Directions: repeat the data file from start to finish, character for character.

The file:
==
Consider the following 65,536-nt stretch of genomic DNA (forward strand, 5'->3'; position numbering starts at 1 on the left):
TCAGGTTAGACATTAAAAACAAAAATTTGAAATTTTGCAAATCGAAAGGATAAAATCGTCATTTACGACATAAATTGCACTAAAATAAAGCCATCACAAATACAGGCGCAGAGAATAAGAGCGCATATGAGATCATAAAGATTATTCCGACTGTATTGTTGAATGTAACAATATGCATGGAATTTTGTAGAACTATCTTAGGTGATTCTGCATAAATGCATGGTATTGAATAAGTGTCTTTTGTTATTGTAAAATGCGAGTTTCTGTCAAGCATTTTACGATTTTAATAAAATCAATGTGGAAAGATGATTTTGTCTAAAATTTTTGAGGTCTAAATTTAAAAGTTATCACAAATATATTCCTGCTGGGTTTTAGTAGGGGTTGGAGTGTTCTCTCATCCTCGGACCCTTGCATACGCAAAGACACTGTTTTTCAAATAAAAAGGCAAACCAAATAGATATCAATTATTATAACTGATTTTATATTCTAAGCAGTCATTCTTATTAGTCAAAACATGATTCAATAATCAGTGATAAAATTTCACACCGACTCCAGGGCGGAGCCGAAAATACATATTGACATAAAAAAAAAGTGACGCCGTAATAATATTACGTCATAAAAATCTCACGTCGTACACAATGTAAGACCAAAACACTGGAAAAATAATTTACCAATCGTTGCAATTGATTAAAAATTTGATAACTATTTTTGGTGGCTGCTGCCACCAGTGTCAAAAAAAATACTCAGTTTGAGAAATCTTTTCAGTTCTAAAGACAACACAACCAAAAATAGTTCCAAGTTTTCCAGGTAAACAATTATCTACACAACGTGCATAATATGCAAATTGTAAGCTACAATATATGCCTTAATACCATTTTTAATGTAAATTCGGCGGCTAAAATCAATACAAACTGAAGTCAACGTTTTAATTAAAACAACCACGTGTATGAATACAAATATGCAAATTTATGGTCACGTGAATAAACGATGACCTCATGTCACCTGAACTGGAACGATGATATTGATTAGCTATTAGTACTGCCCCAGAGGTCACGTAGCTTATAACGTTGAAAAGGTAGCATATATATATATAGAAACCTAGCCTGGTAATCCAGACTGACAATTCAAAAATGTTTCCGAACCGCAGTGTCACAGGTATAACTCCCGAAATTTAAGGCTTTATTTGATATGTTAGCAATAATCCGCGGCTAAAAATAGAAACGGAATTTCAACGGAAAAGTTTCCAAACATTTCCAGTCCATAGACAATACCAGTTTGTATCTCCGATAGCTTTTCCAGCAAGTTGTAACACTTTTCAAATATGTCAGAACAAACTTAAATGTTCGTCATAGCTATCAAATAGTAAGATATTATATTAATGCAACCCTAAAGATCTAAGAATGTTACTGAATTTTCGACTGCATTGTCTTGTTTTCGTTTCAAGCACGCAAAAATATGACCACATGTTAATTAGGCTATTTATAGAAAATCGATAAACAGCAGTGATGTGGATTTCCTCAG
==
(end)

Consider the following 65,536-nt stretch of genomic DNA (forward strand, 5'->3'; position numbering starts at 1 on the left):
TCAGGTTAGACATTAAAAACAAAAATTTGAAATTTTGCAAATCGAAAGGATAAAATCGTCATTTACGACATAAATTGCACTAAAATAAAGCCATCACAAATACAGGCGCAGAGAATAAGAGCGCATATGAGATCATAAAGATTATTCCGACTGTATTGTTGAATGTAACAATATGCATGGAATTTTGTAGAACTATCTTAGGTGATTCTGCATAAATGCATGGTATTGAATAAGTGTCTTTTGTTATTGTAAAATGCGAGTTTCTGTCAAGCATTTTACGATTTTAATAAAATCAATGTGGAAAGATGATTTTGTCTAAAATTTTTGAGGTCTAAATTTAAAAGTTATCACAAATATATTCCTGCTGGGTTTTAGTAGGGGTTGGAGTGTTCTCTCATCCTCGGACCCTTGCATACGCAAAGACACTGTTTTTCAAATAAAAAGGCAAACCAAATAGATATCAATTATTATAACTGATTTTATATTCTAAGCAGTCATTCTTATTAGTCAAAACATGATTCAATAATCAGTGATAAAATTTCACACCGACTCCAGGGCGGAGCCGAAAATACATATTGACATAAAAAAAAAGTGACGCCGTAATAATATTACGTCATAAAAATCTCACGTCGTACACAATGTAAGACCAAAACACTGGAAAAATAATTTACCAATCGTTGCAATTGATTAAAAATTTGATAACTATTTTTGGTGGCTGCTGCCACCAGTGTCAAAAAAAATACTCAGTTTGAGAAATCTTTTCAGTTCTAAAGACAACACAACCAAAAATAGTTCCAAGTTTTCCAGGTAAACAATTATCTACACAACGTGCATAATATGCAAATTGTAAGCTACAATATATGCCTTAATACCATTTTTAATGTAAATTCGGCGGCTAAAATCAATACAAACTGAAGTCAACGTTTTAATTAAAACAACCACGTGTATGAATACAAATATGCAAATTTATGGTCACGTGAATAAACGATGACCTCATGTCACCTGAACTGGAACGATGATATTGATTAGCTATTAGTACTGCCCCAGAGGTCACGTAGCTTATAACGTTGAAAAGGTAGCATATATATATATAGAAACCTAGCCTGGTAATCCAGACTGACAATTCAAAAATGTTTCCGAACCGCAGTGTCACAGGTATAACTCCCGAAATTTAAGGCTTTATTTGATATGTTAGCAATAATCCGCGGCTAAAAATAGAAACGGAATTTCAACGGAAAAGTTTCCAAACATTTCCAGTCCATAGACAATACCAGTTTGTATCTCCGATAGCTTTTCCAGCAAGTTGTAACACTTTTCAAATATGTCAGAACAAACTTAAATGTTCGTCATAGCTATCAAATAGTAAGATATTATATTAATGCAACCCTAAAGATCTAAGAATGTTACTGAATTTTCGACTGCATTGTCTTGTTTTCGTTTCAAGCACGCAAAAATATGACCACATGTTAATTAGGCTATTTATAGAAAATCGATAAACAGCAGTGATGTGGATTTCCTCAG